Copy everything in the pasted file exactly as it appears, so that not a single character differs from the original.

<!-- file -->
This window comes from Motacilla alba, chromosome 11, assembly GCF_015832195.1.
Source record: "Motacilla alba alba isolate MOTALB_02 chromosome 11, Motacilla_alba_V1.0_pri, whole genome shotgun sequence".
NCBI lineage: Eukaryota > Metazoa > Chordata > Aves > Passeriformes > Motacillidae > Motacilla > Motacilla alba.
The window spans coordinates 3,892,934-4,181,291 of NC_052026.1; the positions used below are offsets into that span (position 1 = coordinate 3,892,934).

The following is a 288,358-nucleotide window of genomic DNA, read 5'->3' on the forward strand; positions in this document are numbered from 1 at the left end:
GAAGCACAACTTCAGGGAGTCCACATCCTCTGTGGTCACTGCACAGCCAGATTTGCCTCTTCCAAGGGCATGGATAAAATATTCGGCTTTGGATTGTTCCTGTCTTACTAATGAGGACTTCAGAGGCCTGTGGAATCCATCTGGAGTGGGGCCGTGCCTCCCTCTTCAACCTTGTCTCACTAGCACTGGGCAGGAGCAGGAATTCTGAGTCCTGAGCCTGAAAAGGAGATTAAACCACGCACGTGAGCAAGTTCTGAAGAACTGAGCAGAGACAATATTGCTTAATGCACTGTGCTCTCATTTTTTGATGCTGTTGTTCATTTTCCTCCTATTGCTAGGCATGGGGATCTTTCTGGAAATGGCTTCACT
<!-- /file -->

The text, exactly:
This window comes from Motacilla alba, chromosome 11, assembly GCF_015832195.1.
Source record: "Motacilla alba alba isolate MOTALB_02 chromosome 11, Motacilla_alba_V1.0_pri, whole genome shotgun sequence".
NCBI lineage: Eukaryota > Metazoa > Chordata > Aves > Passeriformes > Motacillidae > Motacilla > Motacilla alba.
The window spans coordinates 3,892,934-4,181,291 of NC_052026.1; the positions used below are offsets into that span (position 1 = coordinate 3,892,934).

The following is a 288,358-nucleotide window of genomic DNA, read 5'->3' on the forward strand; positions in this document are numbered from 1 at the left end:
GAAGCACAACTTCAGGGAGTCCACATCCTCTGTGGTCACTGCACAGCCAGATTTGCCTCTTCCAAGGGCATGGATAAAATATTCGGCTTTGGATTGTTCCTGTCTTACTAATGAGGACTTCAGAGGCCTGTGGAATCCATCTGGAGTGGGGCCGTGCCTCCCTCTTCAACCTTGTCTCACTAGCACTGGGCAGGAGCAGGAATTCTGAGTCCTGAGCCTGAAAAGGAGATTAAACCACGCACGTGAGCAAGTTCTGAAGAACTGAGCAGAGACAATATTGCTTAATGCACTGTGCTCTCATTTTTTGATGCTGTTGTTCATTTTCCTCCTATTGCTAGGCATGGGGATCTTTCTGGAAATGGCTTCACT